The program isn’t alone in acknowledging the importance of those informal experiences. In many cases, employees may develop considerably more skills than their employers recognize over time. Sometimes, employees themselves may not even realize the full extent of those skills and how they have developed them.
Tracking Improvement through Micro-Credentials
Micro-credentials “stack” over time as people master different skills. For example, many businesses prioritize strong communication skills. However, communication isn’t just about being able to speak well. It may involve a complex series of other skills. Employees may need to develop:
- Strong listening skills, which can help them clearly identify a problem or hear exactly what the other party is saying;
- Good writing skills, since modern communication often takes place via email, text, or another written form of communication;
- The ability to express things simply, without being patronizing;
- Good nonverbal communication skills, since many people will read as much into a person’s body position as they will other means of communication; and
- Good overall stress-management skills, since many employees may need to communicate with others under highly stressful circumstances. By learning how to manage stress, employees can often manage their overall communications more effectively.
Other skills, however, may tie into those communication skills and strengthen them. Take, for example, leadership skills. Effective leaders need to have an array of qualities and skills, including:
- Creative thinking, which can help them address problems as they arise;
- Conflict-resolution; and
- Time management.
In addition to all of these, leaders need to have those strong communication skills, since they must communicate clearly and effectively with employees both above and below them. As employees work on their leadership skills and become better, more effective leaders, they often become better communicators, as well—and better communicators will often make better leaders overall.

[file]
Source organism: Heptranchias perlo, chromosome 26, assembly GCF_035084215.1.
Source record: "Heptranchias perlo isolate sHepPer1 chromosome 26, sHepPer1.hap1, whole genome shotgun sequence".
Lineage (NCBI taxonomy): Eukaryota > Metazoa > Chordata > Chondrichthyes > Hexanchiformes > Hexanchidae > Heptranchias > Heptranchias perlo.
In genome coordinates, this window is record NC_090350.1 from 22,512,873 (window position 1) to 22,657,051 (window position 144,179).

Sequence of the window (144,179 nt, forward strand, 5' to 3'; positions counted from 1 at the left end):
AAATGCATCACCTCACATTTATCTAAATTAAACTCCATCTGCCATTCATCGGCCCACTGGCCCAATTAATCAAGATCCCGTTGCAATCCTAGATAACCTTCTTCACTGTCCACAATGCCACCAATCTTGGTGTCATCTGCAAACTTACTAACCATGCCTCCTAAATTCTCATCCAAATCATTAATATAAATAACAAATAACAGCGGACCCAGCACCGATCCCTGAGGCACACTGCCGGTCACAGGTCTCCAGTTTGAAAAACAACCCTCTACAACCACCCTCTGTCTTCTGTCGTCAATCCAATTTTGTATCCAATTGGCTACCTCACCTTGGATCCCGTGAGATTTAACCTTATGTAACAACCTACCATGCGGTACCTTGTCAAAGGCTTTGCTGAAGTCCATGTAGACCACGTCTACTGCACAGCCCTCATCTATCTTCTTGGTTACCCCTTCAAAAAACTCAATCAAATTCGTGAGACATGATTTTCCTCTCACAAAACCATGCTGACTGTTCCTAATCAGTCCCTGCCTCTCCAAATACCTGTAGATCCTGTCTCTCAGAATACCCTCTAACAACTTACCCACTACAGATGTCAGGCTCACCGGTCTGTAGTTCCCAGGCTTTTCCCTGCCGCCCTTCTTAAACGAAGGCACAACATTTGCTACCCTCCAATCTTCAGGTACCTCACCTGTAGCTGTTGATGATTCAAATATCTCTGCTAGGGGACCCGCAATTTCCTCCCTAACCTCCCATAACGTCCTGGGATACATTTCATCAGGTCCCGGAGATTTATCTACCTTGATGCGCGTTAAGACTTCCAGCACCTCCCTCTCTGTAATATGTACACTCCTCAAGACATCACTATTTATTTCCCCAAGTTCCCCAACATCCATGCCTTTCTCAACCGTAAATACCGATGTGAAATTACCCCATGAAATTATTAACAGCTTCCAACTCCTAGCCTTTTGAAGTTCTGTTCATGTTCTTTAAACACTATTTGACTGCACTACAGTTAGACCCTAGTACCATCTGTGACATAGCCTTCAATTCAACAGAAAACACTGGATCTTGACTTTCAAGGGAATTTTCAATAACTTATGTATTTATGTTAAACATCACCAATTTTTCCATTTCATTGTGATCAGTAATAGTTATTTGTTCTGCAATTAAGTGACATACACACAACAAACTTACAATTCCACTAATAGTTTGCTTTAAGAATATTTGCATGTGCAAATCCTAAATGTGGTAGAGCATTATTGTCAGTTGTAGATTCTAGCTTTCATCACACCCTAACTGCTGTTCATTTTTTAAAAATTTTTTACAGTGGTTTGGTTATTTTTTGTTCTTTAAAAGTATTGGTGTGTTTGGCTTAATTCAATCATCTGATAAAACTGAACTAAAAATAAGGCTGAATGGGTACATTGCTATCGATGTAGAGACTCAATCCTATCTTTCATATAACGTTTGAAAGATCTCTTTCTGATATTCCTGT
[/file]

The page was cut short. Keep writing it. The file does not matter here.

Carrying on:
As they stack micro-credentials, employees often find themselves in a better position to move up within the company. In many cases, human skills prove more important to an employee’s growth and development than the hard skills they may have focused on in the past.
To identify employees’ strengths and weaknesses in those skills, micro-credentialing has a number of key advantages, including the fact that it can be completed much faster than semester-long classes often required for hard skills. Next-generation assessments like XCredit empower individuals to showcase what they really know and what they can do in ways that can lead to job opportunities, which can ultimately benefit both employees and employers. By taking this step into the future, many companies have discovered that they can get a better feel for what employees can accomplish, which allows them to more effectively guide those employees into the right positions.
Dave McCool is the President and CEO of Muzzy Lane, which helps educational institutions and companies identify and deal with the skills gap in the workplace through the use of simulations. He can be reached at firstname.lastname@example.org or via LinkedIn.
By Dave McCool